Disclaimer :: I am in no way a medical professional; this is solely my experience with allergies in our area. Please consult your doctor if you have any questions or concerns regarding your own health.
I’m a mom who has been up late at night desperately trying to figure out how to help my asthmatic kiddo with rough seasonal allergies. Everyone is different, but here are some tips that help us.
According to the Asthma and Allergy Foundation of America, Texas takes two of the top 10 slots for worst cities to live in with seasonal allergies. On top of that, when you’re dealing with kids, it can be hard to tell the difference between allergies and illness.
So, what are some steps you can take to help kids cope with allergies in Texas? There are a lot of things we can do to support our kids through seasonal allergies.
1. Be Aware of What You Bring In
My kiddo brings in a lot of dirt, dust, and whatnot from playing outside — but my dog brings in the most. I try to wipe her down with a baby wipe every once in a while. During allergy season, I’ll give our dog more baths and wash the doormat frequently.
Adults can track in stuff, too! It’s a good idea to change your clothes often. Make sure you remove clothes away from your bed so you don’t shake pollen onto the sheets. Check out more on this from Harvard Health Publishing about seasonal allergies.
2. Wipe Faces and Wash Hands
Wiping your face and washing your hands often are good habits, especially after lots of outdoor play or school. Keep lotion handy because cracked hands let in more allergens and germs.
I like to keep disposable face wipes by the door and sink so they’re easy to access. Also consider wearing a face mask when you’re doing yard work.
3. Leave Shoes at the Door
This is another good habit to get into regardless of the season. Ikea has great boot trays for a reasonable price, or you can set shoes on a washable mat. This saves your from tracking germs and allergens around the house.
4. Mop and Sweep Regularly
Personally, I’m not the biggest fan of mopping and sweeping. Guilty! But with a hairy dog and dirty kids, it must be done — and done more frequently during allergy season. I clean especially well around doors and windows.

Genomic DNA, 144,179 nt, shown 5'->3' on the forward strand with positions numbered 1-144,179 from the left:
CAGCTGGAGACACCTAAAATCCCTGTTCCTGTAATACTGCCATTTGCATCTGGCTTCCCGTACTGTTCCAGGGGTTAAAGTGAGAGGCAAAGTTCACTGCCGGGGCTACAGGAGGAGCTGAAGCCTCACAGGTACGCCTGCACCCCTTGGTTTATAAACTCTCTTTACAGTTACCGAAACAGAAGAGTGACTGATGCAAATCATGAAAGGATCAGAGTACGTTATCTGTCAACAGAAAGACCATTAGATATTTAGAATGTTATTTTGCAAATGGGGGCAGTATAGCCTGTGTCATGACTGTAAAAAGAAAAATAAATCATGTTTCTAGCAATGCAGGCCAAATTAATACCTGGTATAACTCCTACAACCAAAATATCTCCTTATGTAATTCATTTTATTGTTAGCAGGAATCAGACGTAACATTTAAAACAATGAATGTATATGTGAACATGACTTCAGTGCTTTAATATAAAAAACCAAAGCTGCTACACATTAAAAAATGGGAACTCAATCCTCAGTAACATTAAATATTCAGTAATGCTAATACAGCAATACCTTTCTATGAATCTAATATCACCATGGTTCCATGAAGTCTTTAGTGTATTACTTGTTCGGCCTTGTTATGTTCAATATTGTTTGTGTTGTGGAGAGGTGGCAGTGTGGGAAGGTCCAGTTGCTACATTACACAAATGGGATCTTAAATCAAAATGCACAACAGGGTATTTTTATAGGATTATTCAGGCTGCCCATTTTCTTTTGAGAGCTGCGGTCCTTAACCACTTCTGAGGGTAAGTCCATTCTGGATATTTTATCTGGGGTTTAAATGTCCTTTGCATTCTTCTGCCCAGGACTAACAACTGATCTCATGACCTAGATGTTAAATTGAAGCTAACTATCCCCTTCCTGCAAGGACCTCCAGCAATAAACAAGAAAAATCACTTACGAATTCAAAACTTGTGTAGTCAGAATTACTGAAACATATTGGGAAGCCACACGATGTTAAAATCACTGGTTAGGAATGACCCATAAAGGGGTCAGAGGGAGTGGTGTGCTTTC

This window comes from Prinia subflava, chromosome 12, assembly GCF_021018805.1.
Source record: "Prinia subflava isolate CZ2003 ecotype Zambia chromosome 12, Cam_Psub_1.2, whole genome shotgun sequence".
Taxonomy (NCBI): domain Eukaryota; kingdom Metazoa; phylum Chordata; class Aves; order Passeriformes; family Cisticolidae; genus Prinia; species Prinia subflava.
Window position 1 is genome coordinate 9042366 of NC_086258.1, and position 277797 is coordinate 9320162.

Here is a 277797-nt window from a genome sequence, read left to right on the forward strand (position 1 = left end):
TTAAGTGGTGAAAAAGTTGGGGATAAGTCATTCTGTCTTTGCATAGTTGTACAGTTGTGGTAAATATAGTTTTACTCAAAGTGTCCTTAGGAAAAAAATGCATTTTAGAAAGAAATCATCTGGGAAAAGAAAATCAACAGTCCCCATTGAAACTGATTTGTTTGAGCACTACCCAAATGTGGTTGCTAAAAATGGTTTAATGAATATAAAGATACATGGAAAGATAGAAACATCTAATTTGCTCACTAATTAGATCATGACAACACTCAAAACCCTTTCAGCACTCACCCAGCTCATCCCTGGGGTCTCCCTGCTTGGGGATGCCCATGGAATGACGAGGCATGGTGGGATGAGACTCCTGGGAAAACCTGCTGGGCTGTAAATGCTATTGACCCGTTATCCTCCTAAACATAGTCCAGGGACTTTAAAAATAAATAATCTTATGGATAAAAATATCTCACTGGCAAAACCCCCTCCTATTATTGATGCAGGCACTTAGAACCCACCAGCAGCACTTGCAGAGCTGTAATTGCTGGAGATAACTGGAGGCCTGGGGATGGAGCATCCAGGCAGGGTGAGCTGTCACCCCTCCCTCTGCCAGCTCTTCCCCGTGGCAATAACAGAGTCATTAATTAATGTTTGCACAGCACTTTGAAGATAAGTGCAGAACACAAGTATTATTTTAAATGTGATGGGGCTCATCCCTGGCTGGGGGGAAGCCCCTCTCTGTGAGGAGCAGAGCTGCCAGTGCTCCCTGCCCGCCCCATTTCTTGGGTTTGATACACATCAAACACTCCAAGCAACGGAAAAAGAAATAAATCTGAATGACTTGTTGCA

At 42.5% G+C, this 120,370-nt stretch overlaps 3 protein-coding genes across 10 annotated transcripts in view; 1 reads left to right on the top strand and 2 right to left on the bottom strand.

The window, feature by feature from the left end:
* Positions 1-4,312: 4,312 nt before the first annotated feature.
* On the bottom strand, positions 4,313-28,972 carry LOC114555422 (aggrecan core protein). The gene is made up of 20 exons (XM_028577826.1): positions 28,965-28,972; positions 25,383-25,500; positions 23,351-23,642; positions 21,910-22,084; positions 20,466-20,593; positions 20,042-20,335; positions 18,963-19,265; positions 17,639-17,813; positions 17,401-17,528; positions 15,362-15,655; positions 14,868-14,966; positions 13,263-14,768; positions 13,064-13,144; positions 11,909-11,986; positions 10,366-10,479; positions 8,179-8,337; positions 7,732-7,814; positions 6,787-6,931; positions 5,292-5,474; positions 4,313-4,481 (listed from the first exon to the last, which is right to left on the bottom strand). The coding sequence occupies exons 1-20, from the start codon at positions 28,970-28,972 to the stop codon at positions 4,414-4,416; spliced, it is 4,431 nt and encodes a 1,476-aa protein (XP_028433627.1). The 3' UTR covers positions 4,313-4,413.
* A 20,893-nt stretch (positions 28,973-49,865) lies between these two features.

5. Keep Track of Symptoms
Oh my gracious, it is SO difficult to figure out if it’s pollen or sickness with kids’ allergies in Texas. One tip that helps me is to keep a notebook for each family member on the main shelf that I can pop open quickly and keep health notes. Children’s Health has a great article here on telling the difference between a cold and allergies. But this is by far the most frustrating thing for me with little ones.
>> RELATED READ :: Surviving Allergy Season in Collin County <<
6. Don’t Forget the Ears
Did you know your ears are connected to your sinus cavities?! I didn’t! This is a great way to help with kids allergies in Texas. I wipe out my own ears and my kids ears after bath time. It has made a huge difference!
7. Use a Humidifier
Another thing I didn’t realize until I was an adult is how detrimental dry air can be. I really thought that wet air was a bad thing; wet air gives you a cold, right?! But humidifiers help SO much. Humidifiers keep your nose from drying out, allowing it to do it’s job and be less sensitive to allergens.
8. Boost Immune Support
When you experience allergies, your immune system is in overdrive fighting off the irritants. Allergic reactions can really knock me down. Supporting the immune system not only helps minimize allergic reactions, but it also supports our bodies while struggling through those symptoms. If I get a little extra sleep, drink more water, am consistent with my vitamins, etc., my whole body responds better.
>> RELATED READ :: 6 Immunity-Boosting Foods to Keep You Healthy <<
9. Keep Medications Stocked
Personally, we use homeopathic, prescription, and over-the-counter solutions for seasonal allergies. Every person responds differently to each medication, so we track who does well with what. We can be struggling with the same allergy yet need to take different things. Figure out what works best for you and your kiddos, and keep it in the medicine cabinet.
10. Track Allergies and the Pollen
I use the Pollen.com allergy app, but there are a lot of app options out there to help you track outdoor allergens in your area. Knowing what kind of irritant is in the air can help you prepare.
Also, monitor allergy symptoms. You don’t have to record every cough every time it happens, but just a couple bullet points a day could help you find patterns when you’re talking about symptoms to a doctor.
If it’s financially possible for you, specific allergy testing and getting your vents cleaned out can be really helping for attacking kids allergies in Texas.
I’m rubbing red eyes as I write this, so I’m certainly not an expert. I’m still learning. What are your best tips and tricks for helping your kids (or yourself!) through allergy season?!